Zachary Macaulay


Zachary Macaulay

Zachary Macaulay (2 May 1768 – 13 May 1838), was a colonial governor, slavery abolitionist and campaigner.

Early life

Macaulay was born in Inveraray, Scotland, the son of John Macaulay (1768–1789), a minister of the Church of Scotland and Margaret Campbell. Receiving only a rudimentary education, he eventually taught himself Greek and Latin, and read the English classics. Having worked in a merchant’s office in Glasgow, he fell into bad company and began to indulge in excessive drinking.

Career

In late 1784, at the age of sixteen, in order to get his life into some kind of order, Macaulay emigrated to Jamaica, where he worked as an assistant manager at a sugar plantation. He was at first deeply affected by the horrific violence of the slavery which surrounded him, but eventually became hardened to the plight of the slaves (by his own admission “callous and indifferent”). He was a good worker, had successfully moderated his drinking, and proved himself to be a model bookkeeper. He also, eventually, began to take an interest in the slaves and their welfare.

In 1789 Macaulay returned to Britain and secured a position in London. His sister Jean had married Thomas Babington of Rothley Temple, Leicestershire, a country gentleman and ardent evangelical, and soon after Macaulay went to stay with them he began to come under their influence. He underwent what he described as a conversion experience, and soon became to know Babington’s associates, among whom were William Wilberforce and Henry Thornton.

ierra Leone

Partly because of his experiences in Jamaica, in 1790 Macaulay was invited to visit Sierra Leone, the west African colony originally founded by Granville Sharp to provide a home for emancipated slaves from the United States who came to Sierra Leone via Nova Scotia.

Returning to the colony in 1792 as one of the council members, he was promoted to governor in 1794, administering the colony throughout a crucial period of its history. He remained governor until 1799, having successfully repelled an invasion by French revolutionary naval forces.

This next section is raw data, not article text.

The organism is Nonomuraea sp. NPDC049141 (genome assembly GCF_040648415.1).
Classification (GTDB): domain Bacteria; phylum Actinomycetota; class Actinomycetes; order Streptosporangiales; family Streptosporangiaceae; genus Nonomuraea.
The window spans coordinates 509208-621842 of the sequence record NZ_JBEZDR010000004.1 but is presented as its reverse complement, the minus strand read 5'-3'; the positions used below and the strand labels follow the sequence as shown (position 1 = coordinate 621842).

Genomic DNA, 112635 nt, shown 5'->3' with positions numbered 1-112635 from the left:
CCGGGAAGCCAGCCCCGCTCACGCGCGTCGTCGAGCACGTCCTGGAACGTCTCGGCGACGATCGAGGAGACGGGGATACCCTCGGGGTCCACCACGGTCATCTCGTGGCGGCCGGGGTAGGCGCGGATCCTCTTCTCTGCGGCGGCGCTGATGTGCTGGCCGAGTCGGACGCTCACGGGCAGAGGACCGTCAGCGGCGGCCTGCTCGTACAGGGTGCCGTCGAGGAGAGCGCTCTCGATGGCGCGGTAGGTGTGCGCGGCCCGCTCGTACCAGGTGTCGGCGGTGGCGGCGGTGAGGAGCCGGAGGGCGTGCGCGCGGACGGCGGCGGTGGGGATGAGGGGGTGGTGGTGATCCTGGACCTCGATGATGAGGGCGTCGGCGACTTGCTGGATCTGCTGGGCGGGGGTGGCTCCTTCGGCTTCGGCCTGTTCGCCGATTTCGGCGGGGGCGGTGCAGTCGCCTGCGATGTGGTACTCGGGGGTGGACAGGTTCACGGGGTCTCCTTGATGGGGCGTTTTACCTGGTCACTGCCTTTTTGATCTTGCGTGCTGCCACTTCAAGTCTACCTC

Macaulay married Selina Mills of Bristol (to whom he had been introduced by Hannah More) on 26 August 1799, and they settled in Clapham, Surrey. They had several children, including the historian, poet and politician Thomas Babington Macaulay.

Abolitionist

Macaulay became a member of the Society for the Abolition of the Slave Trade, working closely with William Wilberforce, and soon becoming a leading figure in the parliamentary campaign against the slave trade. He later became secretary of the committee, which became known as the African Institution.

His major contribution was to work on the collection and collating of the huge volume of evidence and drafting of reports – a role to which he was ideally suited as a skilled statistician with a meticulous approach and an exceptional head for figures.

He also became a member of the so-called Clapham Sect of evangelical Christian reformers, together with Wilberforce, Henry Thornton and Edward Eliot, and edited their magazine, the "Christian Observer", from 1802 to 1816.

In the 1820s Macaulay turned his attention towards securing the total abolition of slavery itself. He helped found the Society for the Mitigation and Gradual Abolition of Slavery (later the Anti-Slavery Society) in 1823, and was editor of its publication, the "Anti-Slavery Reporter". Through his incessant hard work and reasoned argument, he helped to lay the foundation for the eventual abolition of slavery throughout the British Empire in 1833.

A fellow of the Royal Society, he was also an active supporter of the British and Foreign Bible Society and the Church Missionary Society.

Last days

Ater a period of ill health, Macaulay died in London on 13 May 1838. A memorial to him was erected in Westminster Abbey, depicting the figure of a kneeling slave with the motto ‘Am I not a Man and a Brother?’

References

*Carey, Brycchan. "British Abolitionism and the Rhetoric of Sensibility: Writing, Sentiment, and Slavery, 1760-1807" (Basingstoke: Palgrave Macmillan, 2005)
*Hochschild, Adam. "Bury the Chains, The British Struggle to Abolish Slavery" (Basingstoke: Pan Macmillan, 2005)
*Oldfield, J.R. "Thomas Macaulay" in Oxford Dictionary of National Biography (Oxford: University Press, 2006)
*Stephen, Leslie. "Zachary Macaulay" in The Dictionary of National Biography, (Oxford: University Press, 1893)
*Stott, Anne. "Hannah More – The First Victorian" (Oxford: University Press, 2003)

External links

* [http://genforum.genealogy.com/macaulay/messages/24.html Macaulay genealogy forum message]
* [http://genforum.genealogy.com/macaulay/messages/117.html Macaulay genealogy forum message]
* Article Macaulay, Zachary (and Macaulay, Aulay) in the Dictionary of Scottish Church History and Theology (Edinburgh, 1993) ISBN 0-567-09650-5
* [http://dlxs.library.cornell.edu/cgi/t/text/pageviewer-idx?c=mayantislavery;idno=03819202;view=image;seq=1 Negro slavery] By Zachary Macaulay. Published in 1824. Cornell University Library Samuel J. May Anti-Slavery Collection. {Reprinted by} [http://www.amazon.com/prominent-features-colonies-especially-Jamaica/dp/1429717688/ Cornell University Library Digital Collections]


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